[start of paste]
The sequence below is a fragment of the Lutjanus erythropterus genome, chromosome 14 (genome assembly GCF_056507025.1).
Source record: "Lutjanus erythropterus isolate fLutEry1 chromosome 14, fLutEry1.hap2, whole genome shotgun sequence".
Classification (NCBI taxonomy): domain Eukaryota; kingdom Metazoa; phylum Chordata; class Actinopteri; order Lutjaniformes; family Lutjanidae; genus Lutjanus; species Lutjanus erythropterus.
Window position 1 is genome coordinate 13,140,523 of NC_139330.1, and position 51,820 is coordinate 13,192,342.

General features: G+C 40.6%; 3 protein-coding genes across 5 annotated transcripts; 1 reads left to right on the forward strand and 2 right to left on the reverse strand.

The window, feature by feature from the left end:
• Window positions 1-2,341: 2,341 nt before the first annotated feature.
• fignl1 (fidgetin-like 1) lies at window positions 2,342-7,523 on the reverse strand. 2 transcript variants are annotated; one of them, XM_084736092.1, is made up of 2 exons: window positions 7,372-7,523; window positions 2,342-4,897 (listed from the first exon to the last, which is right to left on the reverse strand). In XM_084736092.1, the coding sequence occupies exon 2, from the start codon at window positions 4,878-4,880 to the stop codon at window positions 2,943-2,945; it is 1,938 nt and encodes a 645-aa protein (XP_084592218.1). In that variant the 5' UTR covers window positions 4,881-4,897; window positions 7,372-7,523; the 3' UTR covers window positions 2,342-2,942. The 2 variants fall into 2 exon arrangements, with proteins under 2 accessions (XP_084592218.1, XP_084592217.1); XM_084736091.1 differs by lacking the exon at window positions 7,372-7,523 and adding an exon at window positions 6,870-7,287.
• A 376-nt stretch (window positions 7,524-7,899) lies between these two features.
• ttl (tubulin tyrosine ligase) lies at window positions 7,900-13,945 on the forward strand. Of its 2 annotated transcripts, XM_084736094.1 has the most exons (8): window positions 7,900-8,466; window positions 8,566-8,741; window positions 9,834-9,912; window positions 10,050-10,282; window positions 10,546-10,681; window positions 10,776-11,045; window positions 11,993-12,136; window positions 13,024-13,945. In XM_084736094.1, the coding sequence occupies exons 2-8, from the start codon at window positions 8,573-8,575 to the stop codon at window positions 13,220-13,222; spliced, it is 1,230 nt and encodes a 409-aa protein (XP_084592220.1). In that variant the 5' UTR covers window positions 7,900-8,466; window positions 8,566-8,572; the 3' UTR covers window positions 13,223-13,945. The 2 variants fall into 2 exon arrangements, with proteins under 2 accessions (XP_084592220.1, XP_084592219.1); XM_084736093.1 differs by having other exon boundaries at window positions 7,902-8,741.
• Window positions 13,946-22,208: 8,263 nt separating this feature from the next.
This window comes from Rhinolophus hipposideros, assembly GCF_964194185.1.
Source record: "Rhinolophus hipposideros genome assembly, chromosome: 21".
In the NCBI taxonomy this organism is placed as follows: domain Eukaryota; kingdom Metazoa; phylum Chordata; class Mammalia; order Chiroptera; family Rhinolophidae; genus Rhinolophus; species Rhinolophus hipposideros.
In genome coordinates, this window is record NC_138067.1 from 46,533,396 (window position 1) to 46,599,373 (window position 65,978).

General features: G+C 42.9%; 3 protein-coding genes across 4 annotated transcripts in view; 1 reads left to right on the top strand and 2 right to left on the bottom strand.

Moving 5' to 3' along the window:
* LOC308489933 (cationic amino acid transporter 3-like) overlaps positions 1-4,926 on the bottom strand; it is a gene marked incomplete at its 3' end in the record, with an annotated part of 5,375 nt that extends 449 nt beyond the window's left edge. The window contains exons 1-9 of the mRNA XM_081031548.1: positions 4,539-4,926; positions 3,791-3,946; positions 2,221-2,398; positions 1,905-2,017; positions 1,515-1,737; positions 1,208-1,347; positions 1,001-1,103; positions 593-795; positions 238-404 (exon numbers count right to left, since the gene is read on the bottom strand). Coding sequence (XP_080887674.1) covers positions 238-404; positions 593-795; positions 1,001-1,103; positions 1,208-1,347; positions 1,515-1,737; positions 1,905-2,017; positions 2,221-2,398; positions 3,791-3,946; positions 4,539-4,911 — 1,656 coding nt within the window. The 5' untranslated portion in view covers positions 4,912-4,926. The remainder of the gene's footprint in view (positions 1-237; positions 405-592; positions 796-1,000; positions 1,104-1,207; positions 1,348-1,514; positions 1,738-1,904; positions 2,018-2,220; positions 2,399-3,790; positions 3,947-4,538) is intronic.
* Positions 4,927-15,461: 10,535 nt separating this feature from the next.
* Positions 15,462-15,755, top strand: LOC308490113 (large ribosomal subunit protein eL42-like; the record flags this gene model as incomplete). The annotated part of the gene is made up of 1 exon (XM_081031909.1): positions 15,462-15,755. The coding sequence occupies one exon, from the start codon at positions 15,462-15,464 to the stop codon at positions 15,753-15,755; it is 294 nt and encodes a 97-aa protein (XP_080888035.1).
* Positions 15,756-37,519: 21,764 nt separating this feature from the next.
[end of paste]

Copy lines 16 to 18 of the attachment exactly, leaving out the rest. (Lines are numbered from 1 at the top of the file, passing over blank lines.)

General features: G+C 42.9%; 3 protein-coding genes across 4 annotated transcripts in view; 1 reads left to right on the top strand and 2 right to left on the bottom strand.

Moving 5' to 3' along the window:
* LOC308489933 (cationic amino acid transporter 3-like) overlaps positions 1-4,926 on the bottom strand; it is a gene marked incomplete at its 3' end in the record, with an annotated part of 5,375 nt that extends 449 nt beyond the window's left edge. The window contains exons 1-9 of the mRNA XM_081031548.1: positions 4,539-4,926; positions 3,791-3,946; positions 2,221-2,398; positions 1,905-2,017; positions 1,515-1,737; positions 1,208-1,347; positions 1,001-1,103; positions 593-795; positions 238-404 (exon numbers count right to left, since the gene is read on the bottom strand). Coding sequence (XP_080887674.1) covers positions 238-404; positions 593-795; positions 1,001-1,103; positions 1,208-1,347; positions 1,515-1,737; positions 1,905-2,017; positions 2,221-2,398; positions 3,791-3,946; positions 4,539-4,911 — 1,656 coding nt within the window. The 5' untranslated portion in view covers positions 4,912-4,926. The remainder of the gene's footprint in view (positions 1-237; positions 405-592; positions 796-1,000; positions 1,104-1,207; positions 1,348-1,514; positions 1,738-1,904; positions 2,018-2,220; positions 2,399-3,790; positions 3,947-4,538) is intronic.